CV Vitolo-Haddad: Black radical leftist, University of Wisconsin-Madison educator and brilliant debater. They argued against white supremacists, studied journalism, worked as a medic at numerous Black Lives Matter protests and taught at policy debate camps across the country.
Except Vitolo-Haddad wasn’t Black. They’d pretended to be Black for years. Vitolo-Haddad was, in fact, knowingly Southern Italian, but said they sustained that lie because “guesses about ancestry [became] answers [they] wanted but couldn’t prove.”
Vitolo-Haddad is one of several educators feigning Blackness who was recently exposed for their deception. Hundreds of students took Jessica Krug and Rachel Dolezal at their word when they wrongfully adopted racial identities that weren’t theirs.
I haven’t seen many testimonials from students who were so unfairly deceived by these instructors they trusted.
As a former student of Vitolo-Haddad’s, it’s quite a weird feeling. Last year at the University of Michigan policy debate camp, they gave me weekly lectures about racial identity and Afro-pessimism. They debated against me in an auditorium of students about America’s history of colonial abuse. When they spoke of the Black community, it was always framed as a statement in first person. That’s why the Medium article a friend sent me exposing the lengths of their deception was the last thing I expected to read.
It’s so incredibly hypocritical to proclaim oneself as a radical educator staunchly against racism, white supremacy and fascism while co-opting a Black identity to advance oneself. I can’t articulate the full extent of the harm this deception produces, but I’m shocked to have trusted a person whom I thought would be able to.
This sort of transracialism is repugnant. Black educators face massive obstacles in their pursuit of advancement in academic spheres. In the fall of 2017, only 6 percent of full-time faculty members in degree-granting postsecondary U.S. institutions were Black. White caricatures of them taking their places shrinks that statistic. Michelle Moyd, a Black female professor of history at Indiana University Bloomington, likened such deception to “minstrelsy.”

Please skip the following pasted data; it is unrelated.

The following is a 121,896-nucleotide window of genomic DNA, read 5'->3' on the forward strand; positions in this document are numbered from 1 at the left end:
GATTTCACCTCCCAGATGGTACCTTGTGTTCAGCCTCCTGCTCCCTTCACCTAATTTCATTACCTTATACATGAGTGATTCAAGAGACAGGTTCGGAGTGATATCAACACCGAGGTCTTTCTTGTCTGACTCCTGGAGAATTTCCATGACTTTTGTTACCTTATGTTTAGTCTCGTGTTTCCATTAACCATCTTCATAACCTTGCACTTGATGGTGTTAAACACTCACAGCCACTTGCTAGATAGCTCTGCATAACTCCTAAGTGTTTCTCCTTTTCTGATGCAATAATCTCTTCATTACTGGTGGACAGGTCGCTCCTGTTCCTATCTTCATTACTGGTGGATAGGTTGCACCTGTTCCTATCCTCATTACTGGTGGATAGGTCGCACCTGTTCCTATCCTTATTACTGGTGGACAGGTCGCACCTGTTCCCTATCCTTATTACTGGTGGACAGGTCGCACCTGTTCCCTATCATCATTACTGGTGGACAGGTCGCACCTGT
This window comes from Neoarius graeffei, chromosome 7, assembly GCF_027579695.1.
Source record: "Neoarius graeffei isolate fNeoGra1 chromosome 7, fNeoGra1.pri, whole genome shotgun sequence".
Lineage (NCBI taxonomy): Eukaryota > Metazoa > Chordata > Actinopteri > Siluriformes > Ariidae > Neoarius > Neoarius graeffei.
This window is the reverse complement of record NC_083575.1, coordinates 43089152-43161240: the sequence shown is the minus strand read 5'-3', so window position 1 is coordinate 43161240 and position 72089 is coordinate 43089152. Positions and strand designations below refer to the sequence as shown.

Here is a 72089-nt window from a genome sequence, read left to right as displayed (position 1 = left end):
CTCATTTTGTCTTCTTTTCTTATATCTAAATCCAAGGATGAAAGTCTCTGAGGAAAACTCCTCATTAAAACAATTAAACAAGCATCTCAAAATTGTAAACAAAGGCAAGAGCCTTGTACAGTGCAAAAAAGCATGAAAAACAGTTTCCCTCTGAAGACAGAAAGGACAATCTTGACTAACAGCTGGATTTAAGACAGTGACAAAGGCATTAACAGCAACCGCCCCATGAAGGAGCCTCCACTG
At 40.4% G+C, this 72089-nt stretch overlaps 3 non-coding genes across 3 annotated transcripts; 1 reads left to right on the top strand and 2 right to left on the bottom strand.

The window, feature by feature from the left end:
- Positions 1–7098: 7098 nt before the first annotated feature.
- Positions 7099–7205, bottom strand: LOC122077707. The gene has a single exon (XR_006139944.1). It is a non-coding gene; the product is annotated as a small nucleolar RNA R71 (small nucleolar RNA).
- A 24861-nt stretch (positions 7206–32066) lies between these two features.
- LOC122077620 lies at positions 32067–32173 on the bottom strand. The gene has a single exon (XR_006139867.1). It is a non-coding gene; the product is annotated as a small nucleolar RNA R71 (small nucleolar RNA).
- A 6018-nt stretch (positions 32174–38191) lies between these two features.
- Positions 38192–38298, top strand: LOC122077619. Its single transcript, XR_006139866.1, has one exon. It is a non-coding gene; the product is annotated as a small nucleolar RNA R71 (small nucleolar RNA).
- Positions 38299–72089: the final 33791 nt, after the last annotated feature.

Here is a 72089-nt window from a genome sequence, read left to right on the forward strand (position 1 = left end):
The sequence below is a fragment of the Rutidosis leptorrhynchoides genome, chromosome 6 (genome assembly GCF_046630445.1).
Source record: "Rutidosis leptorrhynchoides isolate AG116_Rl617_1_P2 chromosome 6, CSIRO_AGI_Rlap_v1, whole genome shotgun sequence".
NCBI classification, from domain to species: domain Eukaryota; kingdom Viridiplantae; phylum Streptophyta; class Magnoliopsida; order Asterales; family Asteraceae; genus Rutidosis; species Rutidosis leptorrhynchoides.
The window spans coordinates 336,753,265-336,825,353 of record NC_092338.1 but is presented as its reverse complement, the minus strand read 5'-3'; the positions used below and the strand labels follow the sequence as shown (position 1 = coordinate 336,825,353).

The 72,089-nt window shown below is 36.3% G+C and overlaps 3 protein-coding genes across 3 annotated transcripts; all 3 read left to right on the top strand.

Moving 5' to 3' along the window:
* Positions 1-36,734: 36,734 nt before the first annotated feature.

“The jaw-dropping audacity of a white woman judging actual Black and Brown people’s politics and scholarship produces a special kind of anger,” Moyd told The San Diego Union-Tribune when interviewed about Krug, colorism and the “one-drop rule.” “Krug fabricated a difficult, tragic past that drew on some of the worst stereotypes and caricatures of Black and Brown people, and she weaponized that fake past to diminish people’s actual experiences, politics and scholarship.”
Aside from exemplifying the utmost hypocrisy, transracialism in educational atmospheres is pedagogically irresponsible. These Rachel Dolezals and Jessica Krugs hold themselves to the minimal tier of decency while simultaneously demanding respect and honesty from their students.
Educational institutions have an obligation to their students and their own integrities to ensure this duplicity ends. Obviously, doing anything else aside from taking one’s word regarding their identity is difficult and complicated. However, many of these individuals adopt multiple ethnicities throughout their academic careers, and I don’t think it’s a big ask for universities to notice, at the very least, such oddly conflicting information.
I don’t know whether non-Black educators have the grounds to teach critical race theory or other sensitive topics — perhaps there are ways to teach such material with appropriate tact and respect. But what is clear is that feigning Blackness and capitalizing on their appearances — some fashioned, some naturally ambiguous — are utterly antithetical to the subjects these educators set out to teach.
Kristen Lu CM ’24 is a hopeful philosophy, politics and economics major from Palos Verdes, California. She owns a bubble tea shop in Animal Crossing.